Kingdom Come was dogged by bad press upon the release of their debut album Kingdom Come in 1988.  Their critics blasted them for sounding too much like Led Zeppelin.  It was true, Kingdom Come sounded very much like Zep.  But what was so wrong about having a muscular, heavy metal Led Zeppelin for the eighties?  Lost in all the criticism of Kingdom Come sounding like Zep is that they were actually really damn good at it!  Apparently too much of a good thing was a problem for some people.

Kingdom Come’s second album, 1989’s In Your Face, found Lenny Wolf and his band of Zeppelin disciples unbowed and unbroken by all the hate.  In Your Face is another album of shameless Zep worship.  Compared to 1988’s Kingdom Come, In Your Face was not as successful.  It seems the bad press had hurt Kingdom Come’s reputation and, ultimately, their pocket books.  This is unfortunate because I actually believe In Your Face is the better album!

Consider Led Zeppelin’s more stately and bombastic tunes like Kashmir.  That is the sound I think Kingdom Come emulates on In Your Face.  Big eighties production values and just the right amount of keyboards help give these tracks a regal, almost epic feel.  All the while singer Lenny Wolf moans and purrs like Robert Plant o’er top.  Faves include Do You Like It, Who Do You Love, Highway 6, and Stargazer.  My score: A-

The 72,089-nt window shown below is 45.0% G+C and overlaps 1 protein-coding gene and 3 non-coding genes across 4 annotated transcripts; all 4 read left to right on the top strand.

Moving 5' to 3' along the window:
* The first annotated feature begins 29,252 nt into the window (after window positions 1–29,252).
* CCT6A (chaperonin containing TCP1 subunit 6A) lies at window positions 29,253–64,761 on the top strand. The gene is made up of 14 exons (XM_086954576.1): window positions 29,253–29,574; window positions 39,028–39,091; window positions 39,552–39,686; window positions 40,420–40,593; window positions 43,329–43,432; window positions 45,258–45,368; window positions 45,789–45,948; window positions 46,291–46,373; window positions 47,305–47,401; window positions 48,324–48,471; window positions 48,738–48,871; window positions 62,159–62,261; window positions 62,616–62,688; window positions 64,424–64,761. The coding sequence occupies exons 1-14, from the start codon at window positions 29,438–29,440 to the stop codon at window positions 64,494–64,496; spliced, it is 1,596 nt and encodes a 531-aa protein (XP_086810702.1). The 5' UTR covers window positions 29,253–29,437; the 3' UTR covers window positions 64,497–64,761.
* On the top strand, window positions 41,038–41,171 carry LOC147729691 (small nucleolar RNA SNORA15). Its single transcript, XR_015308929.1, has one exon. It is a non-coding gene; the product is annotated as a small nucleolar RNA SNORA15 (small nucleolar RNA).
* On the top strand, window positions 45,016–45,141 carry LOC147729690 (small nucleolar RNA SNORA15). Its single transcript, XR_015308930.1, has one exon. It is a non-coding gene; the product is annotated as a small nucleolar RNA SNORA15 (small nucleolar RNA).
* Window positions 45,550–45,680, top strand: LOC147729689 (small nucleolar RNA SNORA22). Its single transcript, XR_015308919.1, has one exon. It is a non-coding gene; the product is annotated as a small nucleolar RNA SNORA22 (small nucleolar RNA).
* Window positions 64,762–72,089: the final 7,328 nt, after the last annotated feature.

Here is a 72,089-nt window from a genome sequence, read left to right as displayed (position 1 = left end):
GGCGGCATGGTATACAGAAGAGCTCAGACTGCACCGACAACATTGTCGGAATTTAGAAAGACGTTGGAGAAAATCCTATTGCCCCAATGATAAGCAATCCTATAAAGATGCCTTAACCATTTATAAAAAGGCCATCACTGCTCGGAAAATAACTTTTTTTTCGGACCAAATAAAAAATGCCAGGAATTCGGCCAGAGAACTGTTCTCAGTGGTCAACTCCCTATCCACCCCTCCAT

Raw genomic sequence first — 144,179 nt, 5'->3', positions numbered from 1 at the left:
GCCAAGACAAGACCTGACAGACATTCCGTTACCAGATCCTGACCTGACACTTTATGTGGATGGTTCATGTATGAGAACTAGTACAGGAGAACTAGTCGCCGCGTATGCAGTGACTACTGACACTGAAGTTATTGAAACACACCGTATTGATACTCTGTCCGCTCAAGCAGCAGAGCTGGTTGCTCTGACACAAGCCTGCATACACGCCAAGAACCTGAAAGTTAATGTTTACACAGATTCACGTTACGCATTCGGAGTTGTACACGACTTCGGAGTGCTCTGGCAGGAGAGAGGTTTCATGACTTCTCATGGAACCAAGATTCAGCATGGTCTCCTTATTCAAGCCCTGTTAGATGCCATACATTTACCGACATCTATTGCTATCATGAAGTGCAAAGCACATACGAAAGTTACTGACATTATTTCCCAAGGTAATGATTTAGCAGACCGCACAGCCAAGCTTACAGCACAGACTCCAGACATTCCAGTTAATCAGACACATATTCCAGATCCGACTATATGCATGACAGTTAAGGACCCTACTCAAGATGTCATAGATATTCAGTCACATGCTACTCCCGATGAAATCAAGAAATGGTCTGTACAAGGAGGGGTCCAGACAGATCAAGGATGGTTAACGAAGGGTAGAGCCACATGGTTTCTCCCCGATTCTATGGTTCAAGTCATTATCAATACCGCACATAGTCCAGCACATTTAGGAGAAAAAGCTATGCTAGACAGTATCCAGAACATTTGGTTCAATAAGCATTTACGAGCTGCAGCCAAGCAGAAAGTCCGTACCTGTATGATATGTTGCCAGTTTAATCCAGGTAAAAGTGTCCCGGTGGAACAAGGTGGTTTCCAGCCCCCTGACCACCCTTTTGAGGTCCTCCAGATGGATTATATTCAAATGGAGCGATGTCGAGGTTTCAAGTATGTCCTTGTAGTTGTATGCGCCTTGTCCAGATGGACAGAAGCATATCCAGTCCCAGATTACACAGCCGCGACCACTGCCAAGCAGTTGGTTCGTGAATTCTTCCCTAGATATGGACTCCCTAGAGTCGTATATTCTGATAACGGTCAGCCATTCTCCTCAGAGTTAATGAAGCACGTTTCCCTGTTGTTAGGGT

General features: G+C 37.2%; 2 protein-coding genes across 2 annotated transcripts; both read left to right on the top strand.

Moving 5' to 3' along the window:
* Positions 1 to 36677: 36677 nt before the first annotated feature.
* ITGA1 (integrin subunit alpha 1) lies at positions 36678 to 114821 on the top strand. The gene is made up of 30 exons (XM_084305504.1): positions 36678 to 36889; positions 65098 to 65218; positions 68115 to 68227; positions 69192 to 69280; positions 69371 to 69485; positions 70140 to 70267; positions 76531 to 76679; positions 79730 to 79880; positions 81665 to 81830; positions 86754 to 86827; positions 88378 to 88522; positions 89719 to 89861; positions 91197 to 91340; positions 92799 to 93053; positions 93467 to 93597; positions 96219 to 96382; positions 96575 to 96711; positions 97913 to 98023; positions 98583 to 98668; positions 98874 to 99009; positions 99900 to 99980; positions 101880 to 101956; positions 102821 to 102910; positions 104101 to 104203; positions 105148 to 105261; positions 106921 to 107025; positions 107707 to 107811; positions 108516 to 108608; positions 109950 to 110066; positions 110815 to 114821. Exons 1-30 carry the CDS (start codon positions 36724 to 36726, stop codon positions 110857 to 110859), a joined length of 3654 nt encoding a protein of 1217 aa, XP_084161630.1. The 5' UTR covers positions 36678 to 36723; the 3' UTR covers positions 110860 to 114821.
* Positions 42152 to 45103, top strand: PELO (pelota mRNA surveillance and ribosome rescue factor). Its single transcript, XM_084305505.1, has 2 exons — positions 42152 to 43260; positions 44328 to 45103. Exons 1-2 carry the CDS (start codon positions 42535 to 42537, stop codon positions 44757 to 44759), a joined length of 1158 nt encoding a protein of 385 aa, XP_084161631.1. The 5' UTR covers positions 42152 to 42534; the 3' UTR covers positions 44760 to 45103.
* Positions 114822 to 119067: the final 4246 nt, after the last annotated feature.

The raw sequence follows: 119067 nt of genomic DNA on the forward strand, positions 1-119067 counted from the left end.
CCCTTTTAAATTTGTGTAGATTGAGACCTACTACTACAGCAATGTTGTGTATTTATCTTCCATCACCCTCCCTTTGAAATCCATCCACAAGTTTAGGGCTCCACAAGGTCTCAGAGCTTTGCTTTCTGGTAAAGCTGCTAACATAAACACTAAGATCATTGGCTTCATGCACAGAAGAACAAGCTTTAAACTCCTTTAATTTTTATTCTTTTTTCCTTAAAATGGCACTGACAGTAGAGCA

8. Extreme – Extreme

ExtremeNuno Bettencourt!  Extreme’s debut album may sport a shitty-ass cover (nice shirt Gary!) but the music inside is a roller coaster ride of axe pyrotechnics and sing-along hooks.  Bettencourt was one of the best guitar talents to arrive on the scene in the late eighties (maybe THE best).  Like Eddie Van Halen or Vito Bratta, Nuno’s rhythm guitar tracks alone were enough to electrify the ears.  Tons of tasty flourishes, nasty squeals, and creative licks peppered his rhythm tracks.  And the solos?  Perfection of course.  Nuno also provided backing vocals and harmony vocals to beef up the excellent work of lead vocalist Gary Cherone.  My favorite track is probably Mutha (Don’t Wanna Go To School Today) which features some mammoth riffing (in the Eddie Van Halen style) and an unforgettable chorus.  Other highlights include Teacher’s Pet, Big Boys Don’t Cry, and Play With Me (a song famously used in Bill And Ted’s Excellent Adventure).  Lyrically, the Extreme album is a bit curious.  Perhaps Extreme is a loose concept album of sorts, because almost all the songs are centered around being a kid, or more specifically, growing up as a boy in America.  The song Little Girls is a little creepy though, because as far as I can tell it is about statutory rape!  (And that’s the very first song on their very first album — what a strange way to start off a career!)  Anywayz, this album is a really strong beginning for Extreme, one of the very best bands to come out of the late eighties.  Of course, Extreme’s second album, Pornograffitti (1990), was even better!  As for Nuno, these days he can be found touring with… of all people… Rihanna!  WTF!  Why is he slumming with that no-talent hack?  I don’t think I want to live in this world anymore.  My score: A-